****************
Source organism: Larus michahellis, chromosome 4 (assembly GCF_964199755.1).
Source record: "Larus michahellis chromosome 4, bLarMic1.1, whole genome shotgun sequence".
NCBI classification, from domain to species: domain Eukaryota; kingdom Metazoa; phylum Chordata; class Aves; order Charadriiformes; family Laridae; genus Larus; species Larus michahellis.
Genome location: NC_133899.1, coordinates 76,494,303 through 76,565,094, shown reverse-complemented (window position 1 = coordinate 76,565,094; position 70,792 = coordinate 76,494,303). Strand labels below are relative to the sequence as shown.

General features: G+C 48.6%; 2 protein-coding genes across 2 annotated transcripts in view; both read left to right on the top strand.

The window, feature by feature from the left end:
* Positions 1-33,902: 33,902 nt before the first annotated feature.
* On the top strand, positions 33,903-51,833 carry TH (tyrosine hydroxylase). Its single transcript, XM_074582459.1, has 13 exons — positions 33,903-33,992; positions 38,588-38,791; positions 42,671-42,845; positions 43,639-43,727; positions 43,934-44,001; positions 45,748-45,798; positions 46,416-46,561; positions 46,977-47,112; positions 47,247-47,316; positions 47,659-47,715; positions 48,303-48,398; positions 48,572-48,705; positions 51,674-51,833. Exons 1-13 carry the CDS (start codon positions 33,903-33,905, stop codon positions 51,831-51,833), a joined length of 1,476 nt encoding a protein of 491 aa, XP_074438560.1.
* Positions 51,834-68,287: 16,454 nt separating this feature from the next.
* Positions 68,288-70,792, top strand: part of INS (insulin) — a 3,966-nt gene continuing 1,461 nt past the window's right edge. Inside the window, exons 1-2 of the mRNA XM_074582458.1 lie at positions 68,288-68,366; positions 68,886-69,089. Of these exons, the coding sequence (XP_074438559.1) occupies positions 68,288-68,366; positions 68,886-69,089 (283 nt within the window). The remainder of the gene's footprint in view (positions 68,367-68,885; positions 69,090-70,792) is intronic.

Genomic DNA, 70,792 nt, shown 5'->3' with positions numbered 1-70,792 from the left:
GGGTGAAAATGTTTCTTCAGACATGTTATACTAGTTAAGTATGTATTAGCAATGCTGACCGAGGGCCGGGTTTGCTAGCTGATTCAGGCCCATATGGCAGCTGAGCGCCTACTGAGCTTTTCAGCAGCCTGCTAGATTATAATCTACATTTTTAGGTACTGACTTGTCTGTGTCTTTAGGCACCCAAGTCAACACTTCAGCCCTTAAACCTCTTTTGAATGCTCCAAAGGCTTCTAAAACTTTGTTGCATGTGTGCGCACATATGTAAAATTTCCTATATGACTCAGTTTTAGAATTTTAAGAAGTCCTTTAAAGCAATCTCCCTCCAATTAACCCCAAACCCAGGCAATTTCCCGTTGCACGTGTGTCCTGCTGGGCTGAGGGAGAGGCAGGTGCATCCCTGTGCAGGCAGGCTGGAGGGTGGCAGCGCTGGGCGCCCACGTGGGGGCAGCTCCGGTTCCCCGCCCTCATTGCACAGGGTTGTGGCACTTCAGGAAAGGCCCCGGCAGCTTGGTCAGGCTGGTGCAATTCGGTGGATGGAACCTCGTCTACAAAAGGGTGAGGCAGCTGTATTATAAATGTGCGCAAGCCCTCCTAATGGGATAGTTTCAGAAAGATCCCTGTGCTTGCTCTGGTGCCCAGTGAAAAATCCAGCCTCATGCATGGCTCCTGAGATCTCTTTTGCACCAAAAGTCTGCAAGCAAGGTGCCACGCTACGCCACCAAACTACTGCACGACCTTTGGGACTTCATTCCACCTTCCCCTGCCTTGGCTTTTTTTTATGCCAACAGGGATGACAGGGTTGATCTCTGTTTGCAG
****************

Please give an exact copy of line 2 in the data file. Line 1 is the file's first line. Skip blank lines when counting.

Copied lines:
Source record: "Larus michahellis chromosome 4, bLarMic1.1, whole genome shotgun sequence".